Tuesday’s voters had many issues and candidates to consider and some results are still being tallied.
Wildomar’s Measure Z is passing by a slim margin, 66.83 percent as of Thursday evening, and councilwoman Bridgette Moore is hopeful the measure will maintain its winning position.
A two-thirds vote is needed to pass the measure, which has been attempted three other times. Provisional ballots are still being counted.
If the measure passes, residents will pay an additional $28 per year to maintain the city’s three parks, bringing in about $300,000 per year.
“I have been on pins and needles all night,” Moore said. “I barely slept. But it’s looking like it’s going to pass. Thank you to everyone who voted.”
The registrar is still counting provisional ballots and the next update is scheduled for 6 p.m. tomorrow.
Two of the three city parks are currently closed due to lack of funding. Marna O’Brien Park, the remaining park, has remained open thanks to the efforts of volunteers.
At least $200,000 per year in maintenance costs are needed to maintain the parks and there will be some cost in re-opening the two parks that have been closed.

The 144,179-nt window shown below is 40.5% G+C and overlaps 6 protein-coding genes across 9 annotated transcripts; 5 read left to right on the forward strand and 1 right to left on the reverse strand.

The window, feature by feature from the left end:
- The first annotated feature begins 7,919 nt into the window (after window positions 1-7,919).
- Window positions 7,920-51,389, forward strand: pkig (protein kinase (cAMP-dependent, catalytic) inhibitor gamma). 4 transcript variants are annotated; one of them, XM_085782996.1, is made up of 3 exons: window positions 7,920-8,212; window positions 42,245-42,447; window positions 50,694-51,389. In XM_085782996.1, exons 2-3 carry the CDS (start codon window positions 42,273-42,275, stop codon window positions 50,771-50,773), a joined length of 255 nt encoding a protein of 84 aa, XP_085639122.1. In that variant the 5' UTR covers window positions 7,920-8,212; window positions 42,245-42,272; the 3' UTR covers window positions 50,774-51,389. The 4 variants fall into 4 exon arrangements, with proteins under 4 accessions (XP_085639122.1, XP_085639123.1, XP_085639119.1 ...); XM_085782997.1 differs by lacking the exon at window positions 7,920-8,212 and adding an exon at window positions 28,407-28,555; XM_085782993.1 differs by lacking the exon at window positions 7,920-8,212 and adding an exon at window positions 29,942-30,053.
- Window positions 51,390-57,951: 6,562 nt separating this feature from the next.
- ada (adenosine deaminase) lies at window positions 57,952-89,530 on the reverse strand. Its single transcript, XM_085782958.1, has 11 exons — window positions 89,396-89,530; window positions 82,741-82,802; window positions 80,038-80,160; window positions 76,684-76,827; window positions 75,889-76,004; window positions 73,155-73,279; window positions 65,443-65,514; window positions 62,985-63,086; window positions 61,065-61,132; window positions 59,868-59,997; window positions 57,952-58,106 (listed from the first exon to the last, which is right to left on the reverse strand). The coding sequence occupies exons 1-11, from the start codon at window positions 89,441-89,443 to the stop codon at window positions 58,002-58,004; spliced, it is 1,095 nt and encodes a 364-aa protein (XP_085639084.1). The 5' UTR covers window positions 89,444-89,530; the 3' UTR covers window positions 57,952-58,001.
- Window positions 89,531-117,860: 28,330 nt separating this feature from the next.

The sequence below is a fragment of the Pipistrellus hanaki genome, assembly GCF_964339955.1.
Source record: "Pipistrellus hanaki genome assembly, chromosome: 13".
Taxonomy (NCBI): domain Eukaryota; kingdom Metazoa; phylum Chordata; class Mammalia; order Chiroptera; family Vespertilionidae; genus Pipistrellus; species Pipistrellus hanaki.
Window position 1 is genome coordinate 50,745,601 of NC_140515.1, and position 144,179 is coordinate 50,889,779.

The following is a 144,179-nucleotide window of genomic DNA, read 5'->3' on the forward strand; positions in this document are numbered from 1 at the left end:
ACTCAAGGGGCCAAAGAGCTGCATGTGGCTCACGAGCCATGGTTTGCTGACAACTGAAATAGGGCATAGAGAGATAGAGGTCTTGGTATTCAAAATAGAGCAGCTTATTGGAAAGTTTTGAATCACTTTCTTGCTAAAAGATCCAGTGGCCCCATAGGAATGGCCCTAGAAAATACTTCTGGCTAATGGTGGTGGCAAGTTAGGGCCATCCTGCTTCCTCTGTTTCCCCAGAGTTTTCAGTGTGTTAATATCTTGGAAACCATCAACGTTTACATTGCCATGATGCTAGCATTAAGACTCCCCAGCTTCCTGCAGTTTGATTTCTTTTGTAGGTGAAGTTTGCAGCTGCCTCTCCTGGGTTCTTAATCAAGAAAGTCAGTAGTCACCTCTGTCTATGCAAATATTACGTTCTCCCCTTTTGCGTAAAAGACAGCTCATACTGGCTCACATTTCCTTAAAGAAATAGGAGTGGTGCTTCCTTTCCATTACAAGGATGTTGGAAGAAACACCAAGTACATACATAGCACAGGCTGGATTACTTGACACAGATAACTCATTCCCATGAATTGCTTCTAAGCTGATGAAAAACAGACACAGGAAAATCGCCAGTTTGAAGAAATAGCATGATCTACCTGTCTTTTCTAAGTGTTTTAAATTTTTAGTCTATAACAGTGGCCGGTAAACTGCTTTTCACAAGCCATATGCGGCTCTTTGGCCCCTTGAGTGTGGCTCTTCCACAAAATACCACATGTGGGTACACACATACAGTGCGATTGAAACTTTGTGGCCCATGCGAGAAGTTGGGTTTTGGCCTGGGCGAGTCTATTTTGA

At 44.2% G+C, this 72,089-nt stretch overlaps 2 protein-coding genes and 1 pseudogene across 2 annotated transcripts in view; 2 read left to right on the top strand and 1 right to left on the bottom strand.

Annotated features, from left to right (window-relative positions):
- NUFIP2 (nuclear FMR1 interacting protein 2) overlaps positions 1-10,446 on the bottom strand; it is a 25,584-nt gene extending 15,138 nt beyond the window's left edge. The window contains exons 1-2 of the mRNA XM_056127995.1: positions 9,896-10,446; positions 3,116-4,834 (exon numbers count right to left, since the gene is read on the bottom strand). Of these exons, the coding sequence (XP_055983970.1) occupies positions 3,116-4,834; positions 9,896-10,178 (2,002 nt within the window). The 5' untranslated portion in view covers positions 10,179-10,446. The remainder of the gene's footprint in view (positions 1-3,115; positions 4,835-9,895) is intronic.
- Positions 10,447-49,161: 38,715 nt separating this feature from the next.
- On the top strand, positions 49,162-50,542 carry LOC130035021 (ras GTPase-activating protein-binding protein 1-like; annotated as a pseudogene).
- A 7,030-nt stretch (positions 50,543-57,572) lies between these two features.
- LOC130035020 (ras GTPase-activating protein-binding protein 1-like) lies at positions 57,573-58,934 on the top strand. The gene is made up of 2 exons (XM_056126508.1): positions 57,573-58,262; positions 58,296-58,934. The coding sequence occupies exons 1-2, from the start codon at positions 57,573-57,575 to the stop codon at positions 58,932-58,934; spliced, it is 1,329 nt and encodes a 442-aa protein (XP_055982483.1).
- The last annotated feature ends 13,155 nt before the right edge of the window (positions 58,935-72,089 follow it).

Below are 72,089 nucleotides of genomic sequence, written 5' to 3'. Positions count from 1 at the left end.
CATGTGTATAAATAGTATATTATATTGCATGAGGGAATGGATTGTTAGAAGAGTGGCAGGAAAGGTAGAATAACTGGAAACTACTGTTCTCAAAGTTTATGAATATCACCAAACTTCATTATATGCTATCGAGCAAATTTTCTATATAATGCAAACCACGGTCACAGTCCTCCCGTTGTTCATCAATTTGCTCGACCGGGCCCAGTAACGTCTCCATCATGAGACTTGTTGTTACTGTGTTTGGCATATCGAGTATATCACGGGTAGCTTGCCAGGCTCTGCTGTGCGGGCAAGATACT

The measure includes statements that prevent the state from rerouting the money, as well as an oversight committee to ensure funding is used only for the parks and recreational programs.
“We’ll have functioning, clean, safe parks in Wildomar, plus community service programs like movies in the park, concerts in the park, the egg hunt,” Moore said. “We’ll be able to have those events that are vital to us as a community.”
Last night’s tallies also show Moore receiving the most votes, more than 34 percent, of the four Wildomar City Council candidates vying for the two open seats. The other incumbent, Bob Cashman, came next with nearly 29 percent of the votes.
“I feel honored that the residents want me to be there,” Moore said. “I will work for them for another four years.”
Both Cashman and Moore led the campaign to incorporate the city of Wildomar. Both councilmembers plan to continue pushing for the city to regain the $1.8 million in state funding lost when the city incorporated.
Jennifer Dean is a local writer and regular contributor to SWRNN.